Traffic in New York is a disaster. Every time I visit New York it seems like every other street is under construction and no matter where you go (at any time of day) there is bumper to bumper traffic. Have you ever tried to make a right turn in NYC? If so, you know that you have to wait for almost a full minute for all the pedestrians to walk by first, which just makes the traffic even worse. It seems impossible. I feel sorry for all of the emergency vehicles that need to get through traffic and can’t because there is literally no path through. On one part of this trip I was sitting in the back seat of a cab and there was an ambulance right behind me, sirens blazing, probably with a sick patient in transport, just sitting there stuck in traffic waiting on the light to turn green. God forbid there was somewhere in there that needed to get to the hospital!
When we arrived at the hotel I stayed in the cab and asked the cab driver to wait while my colleagues went inside and picked up their luggage. I actually had to take a later flight out of NYC because it was the only remaining flight available. However, by taking a later flight it allowed us to keep one member of the team in NYC for one remaining meeting that afternoon that we otherwise would have had to cancel.
As I watched my colleagues drive off to the airport I took my suit coat off and went back into the hotel lobby to regroup and figure out where the next meeting was. Fortunately, the meeting location wasn’t very far from the hotel, but it was so hot and humid outside that I decided to request an Uber. I don’t know what was happening with all the Uber drivers in that area, but none of the several drivers I requested could ever find where I was located after I submitted the pickup request. After walking repeatedly back and forth up and down Broadway between 52nd and 54th street talking on the phone with Uber drivers to tell them where I was, I decided to give up on Uber and retreat into a small pizza shop just to get some relief from the heat. I wasn’t particularly hungry, but I ordered a personal pizza hoping they wouldn’t throw me out of the place for loitering.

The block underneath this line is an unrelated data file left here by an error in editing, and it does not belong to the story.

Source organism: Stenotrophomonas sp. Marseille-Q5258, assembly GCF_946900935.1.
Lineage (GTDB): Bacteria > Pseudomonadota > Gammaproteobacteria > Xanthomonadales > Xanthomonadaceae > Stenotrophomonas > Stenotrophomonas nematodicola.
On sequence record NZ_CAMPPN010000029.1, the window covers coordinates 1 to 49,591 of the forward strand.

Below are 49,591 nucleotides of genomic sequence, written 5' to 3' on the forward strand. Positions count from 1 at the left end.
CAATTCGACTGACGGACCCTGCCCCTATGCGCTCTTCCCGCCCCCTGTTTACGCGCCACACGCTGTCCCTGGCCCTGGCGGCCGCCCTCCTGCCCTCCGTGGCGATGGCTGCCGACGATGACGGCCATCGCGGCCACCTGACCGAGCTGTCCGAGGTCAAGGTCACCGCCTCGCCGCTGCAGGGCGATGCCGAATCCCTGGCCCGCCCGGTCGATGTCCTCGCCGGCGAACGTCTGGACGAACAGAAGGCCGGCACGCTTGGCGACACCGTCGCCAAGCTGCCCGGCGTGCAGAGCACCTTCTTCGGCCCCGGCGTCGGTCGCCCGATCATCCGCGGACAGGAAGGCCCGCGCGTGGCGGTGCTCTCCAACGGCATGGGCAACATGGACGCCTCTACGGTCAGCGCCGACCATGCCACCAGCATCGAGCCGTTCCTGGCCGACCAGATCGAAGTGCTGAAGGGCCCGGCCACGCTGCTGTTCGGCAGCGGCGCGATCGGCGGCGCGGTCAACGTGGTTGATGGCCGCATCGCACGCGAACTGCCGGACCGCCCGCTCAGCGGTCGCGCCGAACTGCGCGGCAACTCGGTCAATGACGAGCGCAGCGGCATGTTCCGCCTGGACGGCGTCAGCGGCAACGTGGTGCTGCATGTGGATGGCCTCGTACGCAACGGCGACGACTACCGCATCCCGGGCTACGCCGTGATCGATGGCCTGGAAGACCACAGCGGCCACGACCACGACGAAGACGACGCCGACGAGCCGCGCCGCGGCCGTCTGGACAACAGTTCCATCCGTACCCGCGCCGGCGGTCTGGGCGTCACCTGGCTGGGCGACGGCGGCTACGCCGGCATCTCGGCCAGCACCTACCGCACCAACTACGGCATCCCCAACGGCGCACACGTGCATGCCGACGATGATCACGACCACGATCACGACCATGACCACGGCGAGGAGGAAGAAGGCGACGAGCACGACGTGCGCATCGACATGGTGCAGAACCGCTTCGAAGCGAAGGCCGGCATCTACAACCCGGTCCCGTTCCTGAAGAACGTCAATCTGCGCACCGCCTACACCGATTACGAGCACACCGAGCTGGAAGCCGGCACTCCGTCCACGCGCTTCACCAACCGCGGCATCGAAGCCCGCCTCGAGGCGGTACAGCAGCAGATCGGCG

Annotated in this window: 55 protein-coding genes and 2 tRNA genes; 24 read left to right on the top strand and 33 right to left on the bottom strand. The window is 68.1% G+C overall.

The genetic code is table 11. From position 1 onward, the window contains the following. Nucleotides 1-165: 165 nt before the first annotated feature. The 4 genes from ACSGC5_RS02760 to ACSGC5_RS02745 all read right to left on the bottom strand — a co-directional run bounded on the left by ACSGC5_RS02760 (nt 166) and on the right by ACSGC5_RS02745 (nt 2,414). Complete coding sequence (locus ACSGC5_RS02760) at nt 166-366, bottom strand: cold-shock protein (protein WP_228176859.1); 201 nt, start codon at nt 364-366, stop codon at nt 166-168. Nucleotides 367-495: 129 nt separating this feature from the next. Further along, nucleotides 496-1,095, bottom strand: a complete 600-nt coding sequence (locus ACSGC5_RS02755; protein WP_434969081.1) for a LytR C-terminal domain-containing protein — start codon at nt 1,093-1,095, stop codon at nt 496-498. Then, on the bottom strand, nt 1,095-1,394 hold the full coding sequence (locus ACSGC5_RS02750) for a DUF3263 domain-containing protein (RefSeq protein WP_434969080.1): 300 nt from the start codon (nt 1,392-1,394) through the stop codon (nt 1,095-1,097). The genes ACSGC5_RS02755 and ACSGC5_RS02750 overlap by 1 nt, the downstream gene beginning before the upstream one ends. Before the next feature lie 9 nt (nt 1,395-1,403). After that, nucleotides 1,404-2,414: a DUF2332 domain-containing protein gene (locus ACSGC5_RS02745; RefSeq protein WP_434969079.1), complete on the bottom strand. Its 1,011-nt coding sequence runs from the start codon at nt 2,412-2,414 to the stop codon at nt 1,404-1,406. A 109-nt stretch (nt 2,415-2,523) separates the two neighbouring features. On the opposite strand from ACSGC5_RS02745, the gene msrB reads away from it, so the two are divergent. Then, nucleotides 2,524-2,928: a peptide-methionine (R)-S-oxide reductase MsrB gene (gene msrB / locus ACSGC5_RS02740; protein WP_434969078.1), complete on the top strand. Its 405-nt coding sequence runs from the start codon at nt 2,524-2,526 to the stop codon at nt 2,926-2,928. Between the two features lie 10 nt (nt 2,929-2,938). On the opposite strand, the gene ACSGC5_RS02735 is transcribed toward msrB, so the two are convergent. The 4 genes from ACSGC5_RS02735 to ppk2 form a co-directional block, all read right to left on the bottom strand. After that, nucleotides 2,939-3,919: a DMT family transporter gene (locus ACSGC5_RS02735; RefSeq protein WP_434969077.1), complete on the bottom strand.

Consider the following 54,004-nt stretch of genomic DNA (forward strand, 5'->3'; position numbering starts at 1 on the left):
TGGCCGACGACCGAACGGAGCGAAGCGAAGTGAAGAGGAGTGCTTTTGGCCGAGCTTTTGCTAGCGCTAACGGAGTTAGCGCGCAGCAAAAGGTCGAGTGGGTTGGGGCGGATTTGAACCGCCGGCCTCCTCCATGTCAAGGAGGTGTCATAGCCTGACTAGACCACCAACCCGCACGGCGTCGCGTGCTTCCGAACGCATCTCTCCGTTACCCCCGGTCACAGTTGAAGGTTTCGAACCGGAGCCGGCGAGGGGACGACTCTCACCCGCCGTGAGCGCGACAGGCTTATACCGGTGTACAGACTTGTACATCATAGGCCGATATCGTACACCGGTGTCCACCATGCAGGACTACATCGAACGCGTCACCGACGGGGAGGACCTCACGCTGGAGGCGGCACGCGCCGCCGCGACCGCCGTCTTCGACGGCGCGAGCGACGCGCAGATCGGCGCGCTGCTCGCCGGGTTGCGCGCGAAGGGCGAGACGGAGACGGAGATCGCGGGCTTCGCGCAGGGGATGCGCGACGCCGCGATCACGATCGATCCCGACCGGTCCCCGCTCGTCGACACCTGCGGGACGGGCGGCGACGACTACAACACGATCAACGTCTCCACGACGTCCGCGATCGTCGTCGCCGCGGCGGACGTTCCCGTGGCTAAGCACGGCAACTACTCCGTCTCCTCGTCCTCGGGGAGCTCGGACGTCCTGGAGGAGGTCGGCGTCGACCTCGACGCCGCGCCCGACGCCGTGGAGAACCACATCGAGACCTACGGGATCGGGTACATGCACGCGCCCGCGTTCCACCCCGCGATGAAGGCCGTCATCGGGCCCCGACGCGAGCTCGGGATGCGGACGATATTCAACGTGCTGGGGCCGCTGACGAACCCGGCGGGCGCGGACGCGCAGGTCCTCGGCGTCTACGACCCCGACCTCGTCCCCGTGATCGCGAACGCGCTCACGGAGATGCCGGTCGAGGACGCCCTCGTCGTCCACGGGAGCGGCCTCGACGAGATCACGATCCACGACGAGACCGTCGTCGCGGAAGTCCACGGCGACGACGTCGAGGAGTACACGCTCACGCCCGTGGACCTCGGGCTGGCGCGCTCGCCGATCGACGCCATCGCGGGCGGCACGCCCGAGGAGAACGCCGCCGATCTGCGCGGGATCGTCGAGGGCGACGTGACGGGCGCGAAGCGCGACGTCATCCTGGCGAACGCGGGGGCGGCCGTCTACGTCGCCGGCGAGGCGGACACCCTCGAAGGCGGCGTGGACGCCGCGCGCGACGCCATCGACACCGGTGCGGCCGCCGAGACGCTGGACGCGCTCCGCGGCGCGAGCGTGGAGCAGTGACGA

I found a picture online of the restaurant and the exact margherita pizza I ordered. Weird!
After inhaling the pizza I went outside and hailed a cab. I just want to say Thank You to all the New York City cab drivers for being everywhere, all the time, despite the constant competition from all of the on-demand, ride-hailing companies that have flooded the market! I get in the cab and realize that I have about 30 minutes to get to the meeting. About halfway through the cab ride it starts pouring rain unlike anything I’ve ever seen in New York. I didn’t have an umbrella, so I was hoping I wouldn’t get soaked when I got out of the cab. I did get a little wet but luckily I had about 15 minutes to dry off before the meeting started.